During the pandemic, the CD2H led the effort to create a centralized, anonymous database of health records from people who tested positive for COVID-19, the National COVID Cohort Collaborative Data (N3C). The N3C is critical to understanding why some people get sicker than others, how the disease interacts with conditions like cancer or asthma, and whether treatments are effective.

Tellen Bennett, MD, director of informatics at the CCTSI, plays a leadership role in N3C and led the first analysis of the cohort. “Dr. Haendel is a brilliant informaticist, a strategic leader, and a gifted coalition-builder,” he said. “She led the amazingly rapid development of N3C, which is now the largest existing EHR data resource. It is poised to address ongoing challenges, such as long COVID.”

Haendel also co-founded the Monarch Initiative, an international consortium dedicated to the integration of model organism and human data to support rare disease diagnostics and mechanism discovery. She brings with her to Anschutz a National Human Genome Research Institute Center of Excellence in Genome Sciences that is dedicated to making phenotypic data computable for genomic health applications. Haendel also leads the National Cancer Institute’s Center for Cancer Data Harmonization, which harmonizes cancer research data for multimodal analytics.

“The Colorado Center for Personalized Medicine and its primary stakeholders (UCHealth, CU School of Medicine, Children’s Hospital Colorado) are each world-class institutions in their own right,” said Director Kathleen Barnes, PhD.  “Dr. Haendel’s arrival signals a new era of synergy at our institution, and with her innovative informatics leadership, the Anschutz Medical Campus will become even more than the sum of our biomedical informatics parts.” 

After earning her doctorate in neuroscience at the University of Wisconsin, she completed post-doctoral fellowships in developmental biology at the University of Oregon and in toxicology at Oregon State University. In 2010, Haendel joined the Oregon Health & Science University faculty, and has also held a faculty appointment as Director of Translational Data Science at Oregon State University since 2018. Haendel is currently a principal investigator on 10 externally funded programs totaling $9.9 million per year. She is the author of more than 100 peer-reviewed research articles and 20 book chapters, editorials, and reviews. Her work is frequently referenced in the scientific literature, on more than 9,500 occasions at last count.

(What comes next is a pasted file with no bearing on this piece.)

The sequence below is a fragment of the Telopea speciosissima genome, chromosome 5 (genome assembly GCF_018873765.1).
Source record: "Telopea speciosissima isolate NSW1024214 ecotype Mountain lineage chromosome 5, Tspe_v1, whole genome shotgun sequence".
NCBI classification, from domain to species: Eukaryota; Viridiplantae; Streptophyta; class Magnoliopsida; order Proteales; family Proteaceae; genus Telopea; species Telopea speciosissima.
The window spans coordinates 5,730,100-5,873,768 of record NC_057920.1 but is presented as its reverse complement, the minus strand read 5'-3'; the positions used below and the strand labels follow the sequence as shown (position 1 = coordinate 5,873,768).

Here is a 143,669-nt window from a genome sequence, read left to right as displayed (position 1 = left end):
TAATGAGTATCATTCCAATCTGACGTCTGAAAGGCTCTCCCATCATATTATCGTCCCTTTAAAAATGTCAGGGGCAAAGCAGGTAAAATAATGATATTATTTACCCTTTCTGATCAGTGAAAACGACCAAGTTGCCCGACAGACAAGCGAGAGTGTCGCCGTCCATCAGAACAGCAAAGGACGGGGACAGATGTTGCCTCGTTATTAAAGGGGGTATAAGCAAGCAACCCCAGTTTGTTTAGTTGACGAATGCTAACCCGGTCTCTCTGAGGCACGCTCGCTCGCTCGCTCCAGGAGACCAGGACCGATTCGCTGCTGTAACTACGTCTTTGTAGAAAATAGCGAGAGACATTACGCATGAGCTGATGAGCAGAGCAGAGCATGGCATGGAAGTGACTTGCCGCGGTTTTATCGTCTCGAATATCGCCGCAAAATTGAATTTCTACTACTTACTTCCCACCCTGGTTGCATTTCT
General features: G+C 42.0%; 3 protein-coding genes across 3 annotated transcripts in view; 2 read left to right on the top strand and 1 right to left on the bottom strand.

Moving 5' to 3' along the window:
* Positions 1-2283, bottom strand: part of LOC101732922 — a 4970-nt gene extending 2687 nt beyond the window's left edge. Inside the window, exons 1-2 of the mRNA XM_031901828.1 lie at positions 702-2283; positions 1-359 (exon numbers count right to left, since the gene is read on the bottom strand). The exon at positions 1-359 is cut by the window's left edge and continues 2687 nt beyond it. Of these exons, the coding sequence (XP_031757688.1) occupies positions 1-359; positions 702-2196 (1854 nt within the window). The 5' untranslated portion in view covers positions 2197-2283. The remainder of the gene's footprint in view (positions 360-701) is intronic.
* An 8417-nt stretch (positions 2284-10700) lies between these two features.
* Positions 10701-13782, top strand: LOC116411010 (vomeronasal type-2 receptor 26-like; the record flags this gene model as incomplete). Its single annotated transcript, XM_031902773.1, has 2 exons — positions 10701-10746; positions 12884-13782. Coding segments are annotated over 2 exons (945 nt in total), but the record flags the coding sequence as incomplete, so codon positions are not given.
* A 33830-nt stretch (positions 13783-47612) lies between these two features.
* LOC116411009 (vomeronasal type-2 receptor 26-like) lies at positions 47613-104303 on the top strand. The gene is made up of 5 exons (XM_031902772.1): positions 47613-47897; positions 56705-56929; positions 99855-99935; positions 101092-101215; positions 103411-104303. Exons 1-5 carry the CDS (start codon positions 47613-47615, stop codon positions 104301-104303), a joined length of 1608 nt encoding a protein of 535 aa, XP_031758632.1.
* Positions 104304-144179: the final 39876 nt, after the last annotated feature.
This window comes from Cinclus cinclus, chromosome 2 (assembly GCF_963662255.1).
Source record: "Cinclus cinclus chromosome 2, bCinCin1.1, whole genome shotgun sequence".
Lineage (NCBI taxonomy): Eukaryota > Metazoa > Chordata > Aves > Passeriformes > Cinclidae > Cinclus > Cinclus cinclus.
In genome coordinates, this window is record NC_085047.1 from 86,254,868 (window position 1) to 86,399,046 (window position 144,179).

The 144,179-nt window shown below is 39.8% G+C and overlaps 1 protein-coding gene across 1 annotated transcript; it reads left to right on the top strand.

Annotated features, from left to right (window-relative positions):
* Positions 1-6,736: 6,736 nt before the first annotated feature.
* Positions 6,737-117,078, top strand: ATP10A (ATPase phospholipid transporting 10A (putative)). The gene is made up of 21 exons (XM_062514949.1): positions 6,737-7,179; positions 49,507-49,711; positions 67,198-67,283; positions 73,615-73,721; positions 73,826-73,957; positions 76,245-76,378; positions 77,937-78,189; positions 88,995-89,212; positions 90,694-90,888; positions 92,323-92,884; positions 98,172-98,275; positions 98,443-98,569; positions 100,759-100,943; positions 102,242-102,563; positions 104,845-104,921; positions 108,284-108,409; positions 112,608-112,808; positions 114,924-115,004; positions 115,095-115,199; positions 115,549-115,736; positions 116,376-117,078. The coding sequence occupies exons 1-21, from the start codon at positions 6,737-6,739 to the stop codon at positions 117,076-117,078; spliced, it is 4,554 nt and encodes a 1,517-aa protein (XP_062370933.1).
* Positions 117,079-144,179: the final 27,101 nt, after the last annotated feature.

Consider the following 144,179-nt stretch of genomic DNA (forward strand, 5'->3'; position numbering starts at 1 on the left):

In his State of the School address in 2020, Reilly outlined a plan to boost the quality of data analytics on the Anschutz Medical Campus. “It does not make any sense to have made the investments in all these new technologies and new science on the campus … and not be able to process the data with state-of-the-art techniques,” Reilly said. “We’re going to have to start recruiting people, both a workforce to meet the service needs as well as people who have the capacity to grow into thought leaders and developers in these fields, and that will be a primary focus for us in the years ahead.”

Since then, the School has added Casey Greene, PhD, as director of the Center for Health Artificial Intelligence, and Sean Davis, MD, PhD, a 13-year veteran of the National Cancer Institute, to serve as associate director for informatics and data science at the University of Colorado Cancer Center.

In his 2021 State of the School address, Reilly said he is committed to establishing a new department dedicated to data science and informatics by July 2022.